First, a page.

Keyhole gardening may be worth considering in our climate. Keyhole gardens offer easy accessibility and efficient use of space with the most productive capacity. It is a raised garden concept shaped like an old fashioned keyhole.
Keyhole gardening provides a low maintenance, self contained and productive ecosystem that the whole family (young and old) can participate in and enjoy; is waist to chest high with easy “reach-ability”; using household combustible recycled materials such as lint, egg shells, vegetable waste, coffee and tea, breads, rice, grass, bark, newspaper etc. and can be watered with “grey” water; was developed in ancient times as a way to garden arid environments and used successfully in African villages; is energy efficient and conservation friendly.
The center compost area naturally conditions the soils and provides a nutrient base for the worms and micro-organisms to do the hard work for you -using the “no-dig” principle which prevents disruption to soil ecology making it easy on you.
You will need to weed occasionally, top-dress with mulch or compost to retain water and keep the roots cool, and rotate your crops from year to year. Plan your beds (each “wedge”) for light, water, growth patterns and include some companion plantings for disease, pest control, enhanced production and identification. In order to build a keyhole garden, you will need the following: stakes, string, rocks/ stones/bricks/logs, wire (chicken wire), cardboard and newspaper, broken pipe/pots/rusty cans/rubber for drainage, soil, manure, compost, and preferably worms.
#1 – Pick a good sunny spot with mostly flat soil, access to water, and cleared of weeds (especially woody weeds).
# 2 –In the center of the ring, stake a wood/metal/or cane stake with a string to outline the edges. (Probably 3-4’ long) Outline your circle with spray paint or draw with another stake in the dirt. Line the perimeter circle with stones, bricks, cinderblocks, rocks, or logs. Eventually you will build a 3’ wall.
# 3 – At the center, place 2 stakes 18-24’ apart (compost basket width) and then 2 more at 90 degrees. Make the basket by either- spacing stakes 6” apart and wrap with wire and straw to keep the compost from falling out or use chicken wire supported by the stakes. Line the bottom of this basket with crumpled newspaper.
#4 – Create your “keyhole” entrance. Center is the approx 20” at or close to the compost basket, outer width should be about 2½’. You may line your “wedge” with mulch or bricks.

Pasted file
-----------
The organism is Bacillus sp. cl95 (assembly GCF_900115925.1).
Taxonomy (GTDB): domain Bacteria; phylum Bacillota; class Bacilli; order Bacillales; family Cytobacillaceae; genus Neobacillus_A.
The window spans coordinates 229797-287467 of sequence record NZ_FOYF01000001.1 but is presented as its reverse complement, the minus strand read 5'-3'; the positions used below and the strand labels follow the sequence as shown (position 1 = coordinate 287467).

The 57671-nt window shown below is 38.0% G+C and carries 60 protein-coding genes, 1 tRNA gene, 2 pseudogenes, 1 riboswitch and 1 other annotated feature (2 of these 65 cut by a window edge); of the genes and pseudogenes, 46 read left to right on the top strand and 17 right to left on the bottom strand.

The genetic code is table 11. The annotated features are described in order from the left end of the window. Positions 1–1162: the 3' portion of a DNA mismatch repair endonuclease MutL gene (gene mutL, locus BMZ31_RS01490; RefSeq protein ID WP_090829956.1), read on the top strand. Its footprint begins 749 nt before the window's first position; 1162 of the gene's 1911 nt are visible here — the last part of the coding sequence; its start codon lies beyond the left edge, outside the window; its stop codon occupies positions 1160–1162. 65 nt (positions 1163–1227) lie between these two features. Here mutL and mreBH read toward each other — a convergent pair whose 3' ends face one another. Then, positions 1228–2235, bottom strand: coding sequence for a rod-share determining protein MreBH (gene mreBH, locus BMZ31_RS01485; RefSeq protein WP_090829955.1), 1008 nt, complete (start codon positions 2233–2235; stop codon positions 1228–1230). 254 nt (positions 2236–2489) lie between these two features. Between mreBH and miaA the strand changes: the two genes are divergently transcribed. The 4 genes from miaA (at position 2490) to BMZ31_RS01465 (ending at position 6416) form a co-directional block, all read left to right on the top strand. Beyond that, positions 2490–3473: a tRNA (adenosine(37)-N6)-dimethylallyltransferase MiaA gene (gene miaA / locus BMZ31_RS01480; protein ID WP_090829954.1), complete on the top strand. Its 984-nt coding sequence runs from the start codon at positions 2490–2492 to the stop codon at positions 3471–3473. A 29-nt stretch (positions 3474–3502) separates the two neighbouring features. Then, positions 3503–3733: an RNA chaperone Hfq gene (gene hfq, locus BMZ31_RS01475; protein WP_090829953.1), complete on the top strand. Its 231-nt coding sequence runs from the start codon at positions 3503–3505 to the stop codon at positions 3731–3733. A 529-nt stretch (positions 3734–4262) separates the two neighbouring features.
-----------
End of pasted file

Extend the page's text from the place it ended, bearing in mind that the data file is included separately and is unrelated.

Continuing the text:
# 5 – Line the floor of your circle with several layers of cardboard boxes. Then add “drainage”-sections of pipe, broken clay pots, rubber, rusty cans, stones; a layer of straw if you have it, (you may add more newspaper or wood chips if desired) and then start adding soil from the center outward. The top 12” should be a mix of quality soil, well rotten manure and/or compost and some worms to get the process started.
# 6 – Divide your circle into “wedges” – usually 5-7 – mark with string/stakes/spray paint. You will need to “rotate” your crops each year by moving them one or two sections over. Plant at least 4 types of plants from different plant families to help deter pests and disease. Interplanting and companion planting make for an interesting and more productive garden. Plant carrots and radishes in the same row -radishes mark the row where the carrots will be; tomato, basil, parsley and marigolds; corn with tomatoes, peas, squash, pole beans to climb. Marigolds control nematodes and some fungal diseases. Plan your garden carefully with flowers and vegetables you enjoy considering their growth needs and production times. Information is available on-line or at your local library.
#7 – Top-dress with mulch or woodchips to preserve the moisture and prevent weeds. Water well until the roots are established, then water primarily from the compost basket to provide the nutrients and moisture needed by the plant roots. There are many websites with gardening tips and ideas for keyhole or raised bed gardens in addition to books you may purchase or check out from the libraries.
Some sites with information on keyhole gardens are: www.facebook.com/keyholegardens (pictures and Dr. Deb Tolman), www.gardeningknowhow.com, www.gardensforfun.com, www.texascooppower.com/texas-stories/nature-outdoors/keyhole-gardening/, http://bakerinstitute.org -search “keyhole garden” for step by step building and maintenance.